Gratitude – Developing Habits That Make Every Day Thanksgiving
The Roman politician and writer Cicero once said, “Gratitude is not only the greatest of virtues, but the parent of all the others.”
Over 2000 years later, American author William Arthur Ward wrote, “Gratitude can transform common days into thanksgivings, turn routine jobs into joy, and change ordinary opportunities into blessings.”
Even country music singer Willie Nelson has said, “When I started counting my blessings, my whole life turned around.”
For thousands of years, poets, authors, and songwriters have written about gratitude. More recently, psychologists and neurologists have studied the benefits of gratefulness. And since the beginning of time, our moms have reminded us to “say thank you.”
Everyone seems to agree it’s good for us to be grateful and polite of us to express it. So how do we become more grateful? Here are 5 habits that may help make us more feel more grateful.
1. Keep a Gratitude Journal. Sometimes we don’t feel grateful because we forget the things we have to be thankful for. Taking a couple minutes each day to write down three things we can be thankful for will help give us a grateful attitude.
2. Fill a Gratitude Jar. Similarly, you can keep a large gratitude or happiness jar. Each day, you can write something you’re thankful for or happy about on a slip of paper (plain paper will work, though, if you’re like us, pretty scrapbooking paper might make you feel even more thankful). Each week, you will watch the jar getting more and more full with your blessings. And at the end of the year, you can dump out the jar and read each of the pieces of paper to see all the good things that have happened throughout the year.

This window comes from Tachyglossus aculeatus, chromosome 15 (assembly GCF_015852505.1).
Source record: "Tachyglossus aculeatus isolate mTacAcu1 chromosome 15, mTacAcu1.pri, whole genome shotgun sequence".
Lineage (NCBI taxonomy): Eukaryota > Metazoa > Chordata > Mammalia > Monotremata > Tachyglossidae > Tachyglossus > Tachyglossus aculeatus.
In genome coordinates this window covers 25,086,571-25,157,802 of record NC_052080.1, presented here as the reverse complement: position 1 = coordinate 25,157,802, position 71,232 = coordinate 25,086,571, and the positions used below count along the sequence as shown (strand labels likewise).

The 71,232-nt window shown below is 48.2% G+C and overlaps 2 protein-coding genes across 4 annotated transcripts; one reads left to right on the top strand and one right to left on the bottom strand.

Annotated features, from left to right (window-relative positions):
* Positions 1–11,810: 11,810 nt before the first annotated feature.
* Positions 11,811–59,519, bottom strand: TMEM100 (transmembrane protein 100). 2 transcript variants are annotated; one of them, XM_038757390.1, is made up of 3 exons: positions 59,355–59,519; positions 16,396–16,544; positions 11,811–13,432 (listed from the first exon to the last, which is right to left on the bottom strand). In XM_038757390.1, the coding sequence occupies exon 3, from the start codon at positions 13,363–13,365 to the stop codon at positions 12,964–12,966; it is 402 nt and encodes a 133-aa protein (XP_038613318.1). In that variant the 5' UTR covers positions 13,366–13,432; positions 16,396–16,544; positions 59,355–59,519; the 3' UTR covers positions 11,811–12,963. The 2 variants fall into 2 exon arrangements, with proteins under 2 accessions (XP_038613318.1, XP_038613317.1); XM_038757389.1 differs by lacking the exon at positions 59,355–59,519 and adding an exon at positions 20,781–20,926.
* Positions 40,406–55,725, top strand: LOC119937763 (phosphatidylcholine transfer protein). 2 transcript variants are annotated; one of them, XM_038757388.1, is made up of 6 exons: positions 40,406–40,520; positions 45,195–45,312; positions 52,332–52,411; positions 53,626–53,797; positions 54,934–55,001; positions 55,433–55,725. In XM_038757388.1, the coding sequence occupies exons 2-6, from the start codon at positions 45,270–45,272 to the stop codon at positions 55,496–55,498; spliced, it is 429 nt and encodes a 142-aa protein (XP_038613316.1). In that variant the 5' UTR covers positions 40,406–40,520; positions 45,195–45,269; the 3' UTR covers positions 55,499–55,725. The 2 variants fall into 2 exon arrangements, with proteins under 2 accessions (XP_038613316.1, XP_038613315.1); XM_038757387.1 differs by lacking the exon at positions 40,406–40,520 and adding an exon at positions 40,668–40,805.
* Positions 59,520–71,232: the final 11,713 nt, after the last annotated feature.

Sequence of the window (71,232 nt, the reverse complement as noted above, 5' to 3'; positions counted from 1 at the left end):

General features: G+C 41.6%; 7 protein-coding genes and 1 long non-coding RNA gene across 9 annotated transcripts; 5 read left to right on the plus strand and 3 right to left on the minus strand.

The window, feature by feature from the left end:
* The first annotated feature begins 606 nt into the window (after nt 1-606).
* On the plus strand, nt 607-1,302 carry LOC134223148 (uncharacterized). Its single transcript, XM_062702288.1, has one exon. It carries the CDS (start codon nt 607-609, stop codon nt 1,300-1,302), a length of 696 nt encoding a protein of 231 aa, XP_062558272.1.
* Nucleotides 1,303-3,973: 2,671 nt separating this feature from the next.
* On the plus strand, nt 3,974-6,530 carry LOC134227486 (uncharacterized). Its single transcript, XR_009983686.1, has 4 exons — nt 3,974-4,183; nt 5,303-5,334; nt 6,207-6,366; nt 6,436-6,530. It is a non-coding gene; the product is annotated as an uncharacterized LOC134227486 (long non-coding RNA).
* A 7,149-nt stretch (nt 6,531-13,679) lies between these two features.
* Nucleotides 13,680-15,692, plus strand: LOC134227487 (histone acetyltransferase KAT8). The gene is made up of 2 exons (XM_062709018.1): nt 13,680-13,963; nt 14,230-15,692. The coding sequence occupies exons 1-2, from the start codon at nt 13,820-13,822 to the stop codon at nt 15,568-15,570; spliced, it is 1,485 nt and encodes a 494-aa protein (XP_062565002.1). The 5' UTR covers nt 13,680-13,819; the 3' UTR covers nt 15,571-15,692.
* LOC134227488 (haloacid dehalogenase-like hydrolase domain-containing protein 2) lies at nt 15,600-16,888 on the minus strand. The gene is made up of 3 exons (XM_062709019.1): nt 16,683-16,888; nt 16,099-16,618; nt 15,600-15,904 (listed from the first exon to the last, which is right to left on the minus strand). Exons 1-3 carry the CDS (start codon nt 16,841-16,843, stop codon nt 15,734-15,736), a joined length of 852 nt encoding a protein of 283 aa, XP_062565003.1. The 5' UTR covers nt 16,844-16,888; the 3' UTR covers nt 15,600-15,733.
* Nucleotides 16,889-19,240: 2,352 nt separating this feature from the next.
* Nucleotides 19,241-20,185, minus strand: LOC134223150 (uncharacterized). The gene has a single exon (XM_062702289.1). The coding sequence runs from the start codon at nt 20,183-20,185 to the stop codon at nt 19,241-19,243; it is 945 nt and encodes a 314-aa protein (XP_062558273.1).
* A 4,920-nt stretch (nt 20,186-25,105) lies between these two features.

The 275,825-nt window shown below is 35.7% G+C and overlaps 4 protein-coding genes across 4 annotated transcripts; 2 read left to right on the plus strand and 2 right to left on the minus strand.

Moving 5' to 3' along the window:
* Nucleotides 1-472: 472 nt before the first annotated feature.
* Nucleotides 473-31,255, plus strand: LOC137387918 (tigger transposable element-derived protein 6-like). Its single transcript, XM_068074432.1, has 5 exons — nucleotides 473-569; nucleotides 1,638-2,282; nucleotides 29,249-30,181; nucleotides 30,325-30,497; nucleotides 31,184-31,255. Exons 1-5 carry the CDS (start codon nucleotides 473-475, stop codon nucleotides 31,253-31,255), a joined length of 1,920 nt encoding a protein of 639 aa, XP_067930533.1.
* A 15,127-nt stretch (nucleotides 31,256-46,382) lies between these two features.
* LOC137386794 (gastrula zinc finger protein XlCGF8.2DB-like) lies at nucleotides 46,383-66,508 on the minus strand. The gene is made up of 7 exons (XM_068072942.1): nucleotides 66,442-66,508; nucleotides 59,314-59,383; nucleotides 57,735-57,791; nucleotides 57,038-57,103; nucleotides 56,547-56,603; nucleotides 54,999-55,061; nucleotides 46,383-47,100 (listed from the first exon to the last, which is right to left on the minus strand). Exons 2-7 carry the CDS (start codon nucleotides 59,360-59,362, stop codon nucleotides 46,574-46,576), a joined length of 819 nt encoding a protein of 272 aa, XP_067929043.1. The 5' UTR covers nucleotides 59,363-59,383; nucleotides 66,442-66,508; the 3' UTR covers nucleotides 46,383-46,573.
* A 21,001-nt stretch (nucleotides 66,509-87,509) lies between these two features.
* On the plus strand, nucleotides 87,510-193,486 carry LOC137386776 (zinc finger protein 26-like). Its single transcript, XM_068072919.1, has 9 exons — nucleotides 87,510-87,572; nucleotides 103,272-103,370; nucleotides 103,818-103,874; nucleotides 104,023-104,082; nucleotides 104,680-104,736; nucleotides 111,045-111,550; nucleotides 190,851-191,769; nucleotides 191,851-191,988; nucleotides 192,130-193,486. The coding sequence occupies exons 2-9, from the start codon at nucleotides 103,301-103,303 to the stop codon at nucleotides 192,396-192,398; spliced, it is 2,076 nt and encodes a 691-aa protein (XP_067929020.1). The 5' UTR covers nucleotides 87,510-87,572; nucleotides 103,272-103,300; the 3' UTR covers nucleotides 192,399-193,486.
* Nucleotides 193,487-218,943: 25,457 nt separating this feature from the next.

3. Use your senses — your five senses. Each day, try to stop at least once and truly experience your surroundings. Think about what you hear, smell, feel, see, and taste. Do you hear that bird outside your window? Or maybe it’s the way the sky is turning completely golden with the sunset. Or the taste of that first sip of your first peppermint hot cocoa of the season. Whatever it is, stop for 30 seconds and enjoy it. When we stop to enjoy the simple things, we feel more grateful.
4. Volunteer. When we get wrapped up in ourselves and all our own stuff, we tend to feel less happy and thankful in our lives. But when we take some time to serve other people and put them first, we usually get some perspective that makes us more grateful for the good in our lives. Sort clothes at a local thrift shop; serve a meal at a soup kitchen; donate coats to a school coat drive; make copies for teachers at the local elementary school; cheer on athletes at the Special Olympics; adopt a family to buy Christmas gifts for; pick up litter at a local park. There are almost as many different ways to volunteer as there are people willing to do it. Use whatever you’re good at or interested in to benefit other people. And you’ll probably find, like we have, that in giving, we really receive the benefit too.
5. Tell someone you appreciate them. It could be a formal thank-you note, but it doesn’t have to be. You could easily send a text message or forward along a thankful meme. Telling someone you’re thankful for them can actually make you feel more grateful. And expressing your appreciation might just make that person think about who they have to be thankful for, so you could cause a domino effect of gratitude.
Sometimes feeling thankful doesn’t come naturally. But we can make some choices and be intentional about forming a grateful attitude. And this new attitude can change every common day into Thanksgiving.